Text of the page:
That last part is crucial — since people can buy fake followers, you can’t always judge an influencer on how big their follower count is. You have to look at what levels of engagement they’re getting on each post.
I’ve worked with influencers for years now, and I have a good grasp on what pricing strategies should be. I know when influencers are right to price their services higher than the rest. But I always work to negotiate pricing when I’m bringing on an influencer for a project.
When a prospective client asks about what you do as an influencer and what the upside is for them in investing in it, what do you say?
I’m here to help my audience — and my clients — in an authentic, relatable way. It doesn’t hurt that I enjoy creating content and voicing my opinion, and I love being able to share things. If I can help show people something new or expose my audience to something I love that they’ve never heard of, I’m doing my job. And again, it doesn’t hurt that I really enjoy it.
When an influencer shows their audience whatever they’re using — maybe clothing or grooming products, for instance — people can picture themselves using that product. With celebrities, there’s a degree of separation. A celebrity is this aspirational figure that’s more out of reach and further away from the real day-to-day lives of most people.
With influencer marketing, there’s a degree of authenticity that, I believe, makes it easier to sell products. There’s a real person actually using the thing. That does a lot.
What’s the fine line for you between posting branded content and your own personal content? How much branded content is too much?
If you keep posting branded content, you become inauthentic. People are smart, and they’re not going to follow someone who’s getting paid to post any and every product all the time.
Influencers who do that come off as being in it just for the money, and they lose their credibility — no one wants to do that. When you’re an influencer, your credibility is super important.
My general rule of thumb: no more than 20% of your content should be sponsored, and 80%, or the rest, should not be. That gives you a nice balance and keeps you credible, while also exposing your audience to new things.
What’s the ideal relationship between you and a brand? How much creative control do you get to exercise?
Not as much creative control as I’d like, to be honest. At the end of the day, the brand is in the position of power, and I’ll give them as much advice and direction as possible. Ultimately, they’re going to make their own decision though. Most of the time, they’ll end up realizing that I was correct and that will end up setting the stage for a better relationship moving forward [laughter].
We hear terms like micro-influencer and celebrity influencer and so on and so forth. What are the different categories of influencers?
There’s top-tier, mid-tier, and then micro-influencers. Top tier influencers are the celebrities of the world who command massive followings. Mid-tier influencers have around 200,000 followers, while micro-influencers have under 100,000 followers.
But there’s a curious thing that happens as influencers get bigger and bigger. They become less relatable and, even if they’re not quite celebrities, they’re more distant. There’s a personal connection that starts to disappear.
That’s not the case with micro-influencers — they’re often very relatable and more trusted. Their audiences are also more concentrated in certain demographics, which can be very appealing to brands and representatives. Big celebrities and influencers will often pull in a huge audience, but it’s one that covers a lot of verticals and segments, making it more difficult to really target a specific group.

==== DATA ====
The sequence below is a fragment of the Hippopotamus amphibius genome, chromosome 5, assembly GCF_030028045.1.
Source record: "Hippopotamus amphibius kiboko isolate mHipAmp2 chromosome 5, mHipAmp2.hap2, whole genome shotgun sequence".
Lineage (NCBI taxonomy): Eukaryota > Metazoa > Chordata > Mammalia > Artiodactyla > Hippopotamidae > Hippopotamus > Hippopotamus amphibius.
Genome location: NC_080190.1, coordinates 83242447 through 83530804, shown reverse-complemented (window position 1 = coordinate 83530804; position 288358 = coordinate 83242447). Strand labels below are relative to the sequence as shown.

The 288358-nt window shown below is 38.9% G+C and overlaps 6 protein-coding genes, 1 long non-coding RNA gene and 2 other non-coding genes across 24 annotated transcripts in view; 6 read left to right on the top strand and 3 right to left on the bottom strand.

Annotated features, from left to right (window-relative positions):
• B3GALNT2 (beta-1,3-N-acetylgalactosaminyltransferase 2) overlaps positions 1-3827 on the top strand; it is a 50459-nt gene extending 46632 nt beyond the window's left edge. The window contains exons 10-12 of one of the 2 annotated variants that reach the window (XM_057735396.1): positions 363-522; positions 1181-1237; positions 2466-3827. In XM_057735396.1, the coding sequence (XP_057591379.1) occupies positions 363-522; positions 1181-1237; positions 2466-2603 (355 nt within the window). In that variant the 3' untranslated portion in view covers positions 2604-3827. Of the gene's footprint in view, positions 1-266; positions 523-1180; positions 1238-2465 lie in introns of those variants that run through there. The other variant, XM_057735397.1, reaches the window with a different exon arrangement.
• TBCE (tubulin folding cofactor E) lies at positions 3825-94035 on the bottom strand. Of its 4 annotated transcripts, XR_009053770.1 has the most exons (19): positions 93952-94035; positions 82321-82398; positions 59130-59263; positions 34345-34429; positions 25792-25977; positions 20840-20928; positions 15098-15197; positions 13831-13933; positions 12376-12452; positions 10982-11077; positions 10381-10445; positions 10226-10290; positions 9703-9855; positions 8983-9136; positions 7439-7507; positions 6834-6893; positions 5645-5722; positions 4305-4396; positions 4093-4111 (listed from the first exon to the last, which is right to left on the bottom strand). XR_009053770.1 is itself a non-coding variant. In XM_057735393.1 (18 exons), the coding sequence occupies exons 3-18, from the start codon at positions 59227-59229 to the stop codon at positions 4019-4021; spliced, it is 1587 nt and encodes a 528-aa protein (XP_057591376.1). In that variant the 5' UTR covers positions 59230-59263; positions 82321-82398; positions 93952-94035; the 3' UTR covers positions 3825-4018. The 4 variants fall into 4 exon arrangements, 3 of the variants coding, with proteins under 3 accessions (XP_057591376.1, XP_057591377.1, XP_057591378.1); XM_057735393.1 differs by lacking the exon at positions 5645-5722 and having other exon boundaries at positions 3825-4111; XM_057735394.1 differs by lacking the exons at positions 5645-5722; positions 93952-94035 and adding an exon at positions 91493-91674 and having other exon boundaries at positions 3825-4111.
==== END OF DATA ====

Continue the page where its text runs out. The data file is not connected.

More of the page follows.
Do you see more value for brands working with micro-influencers because of that distinction?
Yes, especially if you’re working with a specific budget. You could go and blow all of your budget on one influencer and get one or two posts out it — whoever sees it, sees it. That’s great.
But if you want to target specific segments and get more for your money, you can split that budget with a bunch of micro-influencers. Not only are you getting more content you can repurpose, but you’re also reaching different specific segments. You’re also hitting those segments a bunch of times instead of in a one-off shot.
If a brand wants to begin working with influencers, where do they start?
Well, you can start with me [laughter].
There are a few different resources that you can use if you’re looking to get started. They all are at a variety of different price points, but they’re effective. There’s Fohr Card for instance, which offers a huge database of vetted influencers and lets you design and set up your own campaign.
But if you don’t really know what you’re doing and want to bring a campaign to the next level, you’d want to work with an agency that specializes in influencer marketing. A good agency will help you shape your campaign, establish goals and expectations, and leverage their network of influencers to do more for your brand than you could do on your own. If anything, this gives you piece of mind.
Influencer marketing — is it a fad or here to stay? Where do you see this going in five years’ time?
People thought social media was going to be a fad, and look at it today — it’s changed our society. If you look at the state of social media and how it continues to change how we interact and communicate with one another, I only see influencer marketing growing.
I think influencer marketing is in its infancy right now, and we’ll see it continue to evolve and change how we approach content and marketing in the social age. I can’t predict the future, but I can’t see influencers going away in the next five years — I can only see growth.
To see more from Dan Chizzoniti, follow him on Instagram.
To learn more about how visual content on social media influences shoppers, download our latest ebook: Content Strategy for the Visual Consumer.